Dr. Elaine J. Abrams, ICAP’s senior research director and professor of epidemiology and pediatrics at Columbia University Mailman School of Public Health and the Vagelos College of Physicians & Surgeons, was awarded a National Institutes of Health (NIH) grant to develop a multi-component intervention to improve retention in HIV care and adherence to HIV medicines among adolescents living with HIV (ALHIV) in Nampula, Mozambique. Dr. Abrams is one of eight awardees to share in this $9 million grant program to generate scientific innovation that will yield effective public health interventions for adolescents and young adults affected by HIV in low and middle income countries.
The study, called CombinADO, is a multi-phased project with the initial phase taking place over two years. During this Phase 1, an international multi-disciplinary team of researchers will collaborate to develop and pilot an adolescent-focused, multicomponent intervention strategy, that consists of four components: 1) ALHIV peer navigation and support, 2) adolescent-friendly services, 3) mHealth technologies, and 4) health communication messaging. In Phase 2, the impact of the intervention strategy on retention, ART adherence and viral suppression will be tested in a randomized clinical trial.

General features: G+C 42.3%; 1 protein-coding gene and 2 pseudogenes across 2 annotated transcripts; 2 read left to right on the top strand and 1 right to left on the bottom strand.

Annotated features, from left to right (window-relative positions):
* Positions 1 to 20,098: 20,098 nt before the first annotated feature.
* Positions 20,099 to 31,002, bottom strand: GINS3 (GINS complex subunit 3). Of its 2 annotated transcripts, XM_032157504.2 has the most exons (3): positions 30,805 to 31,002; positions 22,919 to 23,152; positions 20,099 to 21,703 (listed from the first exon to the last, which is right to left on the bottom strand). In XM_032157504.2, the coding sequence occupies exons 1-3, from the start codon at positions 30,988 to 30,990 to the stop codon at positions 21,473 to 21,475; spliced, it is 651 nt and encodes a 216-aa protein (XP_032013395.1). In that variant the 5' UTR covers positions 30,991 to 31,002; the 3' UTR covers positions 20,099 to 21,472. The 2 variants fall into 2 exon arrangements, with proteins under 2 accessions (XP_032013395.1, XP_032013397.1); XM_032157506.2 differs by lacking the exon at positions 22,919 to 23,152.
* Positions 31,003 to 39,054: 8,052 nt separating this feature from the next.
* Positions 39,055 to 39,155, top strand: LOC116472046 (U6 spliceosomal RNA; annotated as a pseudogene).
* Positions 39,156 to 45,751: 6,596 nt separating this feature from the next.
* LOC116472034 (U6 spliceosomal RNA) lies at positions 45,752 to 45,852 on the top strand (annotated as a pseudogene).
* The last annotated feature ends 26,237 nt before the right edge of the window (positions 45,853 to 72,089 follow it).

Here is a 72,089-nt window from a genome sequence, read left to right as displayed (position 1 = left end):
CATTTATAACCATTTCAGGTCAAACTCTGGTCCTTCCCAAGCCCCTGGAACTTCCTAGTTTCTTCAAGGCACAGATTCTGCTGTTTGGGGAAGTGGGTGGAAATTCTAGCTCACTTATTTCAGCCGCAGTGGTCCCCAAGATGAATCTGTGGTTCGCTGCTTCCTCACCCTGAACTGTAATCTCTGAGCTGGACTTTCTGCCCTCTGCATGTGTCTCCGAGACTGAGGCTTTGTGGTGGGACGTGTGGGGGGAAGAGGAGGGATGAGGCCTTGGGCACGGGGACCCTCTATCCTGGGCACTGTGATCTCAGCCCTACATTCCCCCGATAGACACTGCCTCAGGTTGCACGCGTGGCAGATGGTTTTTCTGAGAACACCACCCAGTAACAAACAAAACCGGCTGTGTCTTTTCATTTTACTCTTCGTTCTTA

[Photo: Dr. Elaine J. Abrams]
At ICAP, Dr. Abrams leads a large and varied research portfolio that addresses critical scientific questions in HIV prevention, care and treatment. She is also responsible for the development and implementation of pediatric and perinatal prevention initiatives within ICAP-supported programs in sub-Saharan Africa and Asia. Dr. Abrams has conducted multiple clinical trials and implementation science studies in the area of maternal and child HIV. She is currently the chair of the HIV Treatment Committee within the NIH-funded IMPAACT network and chaired the WHO 2016 and 2018 antiretroviral treatment guidelines committees.
Funding for the CombinADO study will be provided by the Eunice Kennedy Shriver National Institute of Child Health and Human Development (NICHD) and other NIH components, including the Office of AIDS Research, National Institute on Minority Health and Health Disparities, and Office of Behavioral and Social Sciences Research.